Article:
Sales professionals look forward to having end-of-year conversations with their manager just as much as husbands enjoy seeing the in-laws for Christmas.
Because let’s face it, if you’re not performing well, why would you want to have that conversation?
Most sales pros don’t realize all other factors that contribute to nailing sales goals. It’s the stories behind the numbers that can have a positive impact if addressed proactively.
Here Are the 6 Reasons Sales Teams Miss Sales Targets
- Focusing on features vs benefits. Customers today are much smarter about making purchasing decisions. It’s not about the bells and whistles. It’s about the benefit to them, their family, or their lifestyle. Moreover, each customer has a different set of needs, behaviors, demographics, and you won’t win them all over with an overused pitch.
- Concentrating on existing bookings. John Holland, blogger at Hubspot, says “the only benefit of focusing on YTD is realizing how much of the mountain is left to climb.” Never look at what you’ve already booked and hope that you can make up losses at the last minute. Plan out projected bookings along the way so you’re not stuck floundering at the end of the year.
- Closing up shop early. Closing a sale and moving on sparks missed opportunities for follow-up and retention. Frederick F. Reichheld and Phil Schefter, authors at the Harvard Business School, state that “increasing customer retention rates by 5% increases profits by 25% to 95%.” It’s an easy way to make additional revenue so why not go for it?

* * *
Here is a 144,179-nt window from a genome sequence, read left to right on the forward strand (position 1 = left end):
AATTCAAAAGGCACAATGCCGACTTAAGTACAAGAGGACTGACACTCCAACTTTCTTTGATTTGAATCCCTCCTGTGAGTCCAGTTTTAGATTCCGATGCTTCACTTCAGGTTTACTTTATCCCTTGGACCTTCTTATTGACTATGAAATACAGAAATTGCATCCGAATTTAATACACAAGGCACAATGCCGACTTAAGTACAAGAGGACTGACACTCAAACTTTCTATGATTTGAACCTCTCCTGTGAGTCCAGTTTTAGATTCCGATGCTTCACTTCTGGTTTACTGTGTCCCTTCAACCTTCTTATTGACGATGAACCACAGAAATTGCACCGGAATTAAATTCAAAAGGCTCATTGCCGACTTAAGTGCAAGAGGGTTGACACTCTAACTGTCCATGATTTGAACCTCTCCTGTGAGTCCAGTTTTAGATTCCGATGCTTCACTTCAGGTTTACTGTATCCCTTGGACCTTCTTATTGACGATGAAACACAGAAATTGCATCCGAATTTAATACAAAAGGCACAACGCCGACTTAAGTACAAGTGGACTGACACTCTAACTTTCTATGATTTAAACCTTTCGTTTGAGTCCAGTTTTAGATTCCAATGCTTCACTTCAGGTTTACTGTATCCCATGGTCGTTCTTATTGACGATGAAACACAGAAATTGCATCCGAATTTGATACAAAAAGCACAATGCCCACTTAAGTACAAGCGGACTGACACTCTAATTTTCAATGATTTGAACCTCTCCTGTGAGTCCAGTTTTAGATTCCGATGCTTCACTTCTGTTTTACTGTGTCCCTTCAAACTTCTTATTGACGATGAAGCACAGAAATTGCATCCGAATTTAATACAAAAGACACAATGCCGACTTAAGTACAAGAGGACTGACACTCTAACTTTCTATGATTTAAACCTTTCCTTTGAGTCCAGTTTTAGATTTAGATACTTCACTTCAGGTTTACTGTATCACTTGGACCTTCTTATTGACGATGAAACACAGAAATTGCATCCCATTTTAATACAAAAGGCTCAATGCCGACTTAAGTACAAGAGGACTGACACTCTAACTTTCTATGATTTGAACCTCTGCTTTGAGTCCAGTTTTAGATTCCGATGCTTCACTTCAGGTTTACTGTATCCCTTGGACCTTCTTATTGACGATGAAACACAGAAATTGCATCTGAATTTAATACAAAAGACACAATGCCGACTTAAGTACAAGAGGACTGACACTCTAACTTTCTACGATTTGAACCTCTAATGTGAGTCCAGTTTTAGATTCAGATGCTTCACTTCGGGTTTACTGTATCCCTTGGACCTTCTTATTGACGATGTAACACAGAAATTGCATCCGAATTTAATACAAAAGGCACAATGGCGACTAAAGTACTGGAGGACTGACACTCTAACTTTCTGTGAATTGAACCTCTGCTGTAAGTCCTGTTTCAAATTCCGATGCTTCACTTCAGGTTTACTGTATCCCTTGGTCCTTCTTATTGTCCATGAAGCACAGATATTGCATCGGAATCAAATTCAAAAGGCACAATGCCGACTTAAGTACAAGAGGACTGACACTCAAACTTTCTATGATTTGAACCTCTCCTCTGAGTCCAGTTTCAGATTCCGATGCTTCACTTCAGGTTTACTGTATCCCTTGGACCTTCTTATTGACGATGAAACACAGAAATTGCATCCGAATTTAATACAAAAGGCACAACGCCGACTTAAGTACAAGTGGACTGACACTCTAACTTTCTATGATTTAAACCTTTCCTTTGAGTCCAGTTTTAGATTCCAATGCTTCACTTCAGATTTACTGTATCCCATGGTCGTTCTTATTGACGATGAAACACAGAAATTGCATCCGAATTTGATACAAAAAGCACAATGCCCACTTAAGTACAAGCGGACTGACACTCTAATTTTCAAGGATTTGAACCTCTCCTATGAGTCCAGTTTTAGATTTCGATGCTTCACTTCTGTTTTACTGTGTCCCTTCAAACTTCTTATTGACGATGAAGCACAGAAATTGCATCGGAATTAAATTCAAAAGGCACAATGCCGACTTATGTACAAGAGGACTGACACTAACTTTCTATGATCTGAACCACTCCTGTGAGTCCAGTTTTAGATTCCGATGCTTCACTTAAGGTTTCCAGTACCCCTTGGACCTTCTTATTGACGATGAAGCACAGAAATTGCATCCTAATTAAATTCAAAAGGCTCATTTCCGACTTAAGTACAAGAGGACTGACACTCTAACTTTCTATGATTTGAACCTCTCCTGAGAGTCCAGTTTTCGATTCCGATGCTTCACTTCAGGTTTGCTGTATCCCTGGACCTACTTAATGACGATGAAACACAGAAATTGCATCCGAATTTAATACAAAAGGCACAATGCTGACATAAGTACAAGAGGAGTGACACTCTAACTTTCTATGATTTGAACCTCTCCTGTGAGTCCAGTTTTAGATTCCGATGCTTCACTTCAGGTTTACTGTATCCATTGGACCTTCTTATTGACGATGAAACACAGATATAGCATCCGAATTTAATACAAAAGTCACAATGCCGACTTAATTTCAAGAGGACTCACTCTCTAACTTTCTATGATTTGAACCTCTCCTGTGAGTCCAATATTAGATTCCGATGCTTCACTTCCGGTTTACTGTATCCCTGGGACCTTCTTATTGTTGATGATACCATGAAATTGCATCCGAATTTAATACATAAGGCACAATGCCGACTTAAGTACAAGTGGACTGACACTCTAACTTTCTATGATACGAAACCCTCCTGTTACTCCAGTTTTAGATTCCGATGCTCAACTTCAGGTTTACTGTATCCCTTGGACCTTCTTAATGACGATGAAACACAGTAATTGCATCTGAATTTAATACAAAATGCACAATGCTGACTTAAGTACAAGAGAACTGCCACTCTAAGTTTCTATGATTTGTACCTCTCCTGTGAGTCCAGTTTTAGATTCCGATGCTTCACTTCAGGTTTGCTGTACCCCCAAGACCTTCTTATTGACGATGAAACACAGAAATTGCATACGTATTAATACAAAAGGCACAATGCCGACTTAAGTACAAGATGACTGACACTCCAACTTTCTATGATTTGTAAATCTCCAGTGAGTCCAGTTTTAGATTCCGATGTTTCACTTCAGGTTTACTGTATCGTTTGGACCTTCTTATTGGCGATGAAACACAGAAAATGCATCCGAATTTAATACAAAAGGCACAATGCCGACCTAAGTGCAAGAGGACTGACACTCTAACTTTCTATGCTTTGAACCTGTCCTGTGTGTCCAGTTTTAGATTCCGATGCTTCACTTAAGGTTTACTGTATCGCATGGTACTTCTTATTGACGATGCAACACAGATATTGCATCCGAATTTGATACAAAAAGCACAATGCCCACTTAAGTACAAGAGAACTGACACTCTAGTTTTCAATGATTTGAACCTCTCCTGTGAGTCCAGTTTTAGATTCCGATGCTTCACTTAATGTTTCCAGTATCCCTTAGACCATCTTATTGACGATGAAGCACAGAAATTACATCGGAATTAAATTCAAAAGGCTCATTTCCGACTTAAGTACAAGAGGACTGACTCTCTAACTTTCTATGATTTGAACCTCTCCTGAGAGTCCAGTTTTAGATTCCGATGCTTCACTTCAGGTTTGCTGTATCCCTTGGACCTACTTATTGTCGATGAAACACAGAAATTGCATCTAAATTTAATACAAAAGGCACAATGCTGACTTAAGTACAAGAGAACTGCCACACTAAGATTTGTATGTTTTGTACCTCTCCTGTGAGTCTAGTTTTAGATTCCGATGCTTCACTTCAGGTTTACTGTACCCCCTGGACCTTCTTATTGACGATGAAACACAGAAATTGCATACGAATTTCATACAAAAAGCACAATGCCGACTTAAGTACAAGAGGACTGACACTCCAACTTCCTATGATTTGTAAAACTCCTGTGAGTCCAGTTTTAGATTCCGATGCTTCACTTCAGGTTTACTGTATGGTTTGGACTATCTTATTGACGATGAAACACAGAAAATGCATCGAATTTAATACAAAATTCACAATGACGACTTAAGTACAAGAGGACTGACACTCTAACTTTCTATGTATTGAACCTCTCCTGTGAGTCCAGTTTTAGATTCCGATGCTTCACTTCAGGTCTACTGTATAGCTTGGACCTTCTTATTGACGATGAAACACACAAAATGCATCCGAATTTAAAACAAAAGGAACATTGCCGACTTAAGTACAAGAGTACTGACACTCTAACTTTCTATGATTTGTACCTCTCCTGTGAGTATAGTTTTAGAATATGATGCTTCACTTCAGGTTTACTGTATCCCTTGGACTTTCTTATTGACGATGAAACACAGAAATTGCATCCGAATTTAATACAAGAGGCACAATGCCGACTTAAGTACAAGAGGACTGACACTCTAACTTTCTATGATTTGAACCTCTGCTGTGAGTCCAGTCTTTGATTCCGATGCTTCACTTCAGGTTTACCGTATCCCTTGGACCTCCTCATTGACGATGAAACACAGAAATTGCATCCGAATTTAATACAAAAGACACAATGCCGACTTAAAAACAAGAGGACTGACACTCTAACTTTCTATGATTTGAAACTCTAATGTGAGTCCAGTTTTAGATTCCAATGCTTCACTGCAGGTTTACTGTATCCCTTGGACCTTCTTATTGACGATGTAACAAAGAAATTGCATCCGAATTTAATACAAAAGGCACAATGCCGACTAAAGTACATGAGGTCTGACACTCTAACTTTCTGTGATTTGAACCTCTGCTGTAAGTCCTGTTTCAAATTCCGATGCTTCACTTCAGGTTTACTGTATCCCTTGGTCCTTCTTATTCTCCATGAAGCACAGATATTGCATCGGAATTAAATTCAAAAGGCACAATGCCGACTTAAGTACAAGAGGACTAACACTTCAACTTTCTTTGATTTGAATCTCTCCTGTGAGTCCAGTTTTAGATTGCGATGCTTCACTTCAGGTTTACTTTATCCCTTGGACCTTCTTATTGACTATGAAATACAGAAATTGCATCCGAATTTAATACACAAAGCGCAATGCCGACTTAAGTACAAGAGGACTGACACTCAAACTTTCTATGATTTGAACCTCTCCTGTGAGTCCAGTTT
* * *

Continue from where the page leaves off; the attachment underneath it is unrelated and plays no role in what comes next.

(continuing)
- Running away from data. CRM can be your co-pilot if used right. If you track your activities in a CRM, you’ll have the data to support you when it’s evaluation time. For client data, do your research before having that first interaction. Nothing is more embarrassing than a customer telling you their history with your company.
- Training instead of coaching. Mark Roberge, Chief Revenue Officer of HubSpot Sales Products, believes that “effective sales coaching is the most important driver of productivity within a sales organization.” Mark holds catch-up meetings with his directors to find out what skills their employees were working on. This ensures directors, managers, and employees are coaching each other on best practices.
- Arming the team without the facts. Asking the team to sell something without loading them with information is like sending a soldier into battle without armor. Selling turns into a game of Survivor searching for a turtle shell to use a breastplate. Host product launches, send fact sheets, and have Q&A sessions with a subject matter expert before sending the troops to the front lines.
Conclusion: Locking Down Internal Factors that Influence Performance
Make sure you and your manager regularly review all the elements that are impacting your sales goals. Plan on having sales goals discussions at the beginning of the year, mid-year, and end of year.
This way the two of you are aligned on your progress and your manager can offer support where needed.